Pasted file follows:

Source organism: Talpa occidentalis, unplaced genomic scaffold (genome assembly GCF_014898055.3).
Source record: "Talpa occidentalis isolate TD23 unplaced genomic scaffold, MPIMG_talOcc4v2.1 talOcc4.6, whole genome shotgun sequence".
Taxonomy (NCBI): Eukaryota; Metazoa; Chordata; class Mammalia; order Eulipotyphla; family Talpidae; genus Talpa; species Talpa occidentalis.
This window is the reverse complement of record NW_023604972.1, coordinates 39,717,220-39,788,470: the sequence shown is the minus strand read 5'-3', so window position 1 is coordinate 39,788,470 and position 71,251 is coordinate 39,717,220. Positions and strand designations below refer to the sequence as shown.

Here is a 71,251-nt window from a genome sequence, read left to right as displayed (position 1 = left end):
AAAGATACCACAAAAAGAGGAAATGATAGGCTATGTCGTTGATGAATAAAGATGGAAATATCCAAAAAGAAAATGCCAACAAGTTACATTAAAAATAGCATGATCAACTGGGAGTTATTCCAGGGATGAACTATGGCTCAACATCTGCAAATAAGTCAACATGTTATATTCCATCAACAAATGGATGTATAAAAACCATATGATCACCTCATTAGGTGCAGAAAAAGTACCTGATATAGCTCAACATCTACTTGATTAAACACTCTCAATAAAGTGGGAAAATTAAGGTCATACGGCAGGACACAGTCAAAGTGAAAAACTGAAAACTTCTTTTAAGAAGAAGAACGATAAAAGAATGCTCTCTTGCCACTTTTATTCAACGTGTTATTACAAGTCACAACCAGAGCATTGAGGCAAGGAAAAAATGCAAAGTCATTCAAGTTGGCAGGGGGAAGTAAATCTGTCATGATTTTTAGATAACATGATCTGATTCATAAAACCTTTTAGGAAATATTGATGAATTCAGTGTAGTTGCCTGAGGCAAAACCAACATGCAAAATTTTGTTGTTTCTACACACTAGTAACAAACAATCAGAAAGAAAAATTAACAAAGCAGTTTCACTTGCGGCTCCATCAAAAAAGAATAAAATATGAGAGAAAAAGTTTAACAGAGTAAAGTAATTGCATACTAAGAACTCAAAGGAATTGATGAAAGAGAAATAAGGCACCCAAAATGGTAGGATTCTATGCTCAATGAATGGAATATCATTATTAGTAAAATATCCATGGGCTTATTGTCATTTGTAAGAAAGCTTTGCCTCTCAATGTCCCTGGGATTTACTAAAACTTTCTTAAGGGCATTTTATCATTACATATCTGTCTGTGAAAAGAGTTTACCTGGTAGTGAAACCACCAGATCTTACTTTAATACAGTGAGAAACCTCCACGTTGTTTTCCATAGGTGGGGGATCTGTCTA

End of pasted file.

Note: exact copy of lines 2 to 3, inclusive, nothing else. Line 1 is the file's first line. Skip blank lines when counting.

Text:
Source record: "Talpa occidentalis isolate TD23 unplaced genomic scaffold, MPIMG_talOcc4v2.1 talOcc4.6, whole genome shotgun sequence".
Taxonomy (NCBI): Eukaryota; Metazoa; Chordata; class Mammalia; order Eulipotyphla; family Talpidae; genus Talpa; species Talpa occidentalis.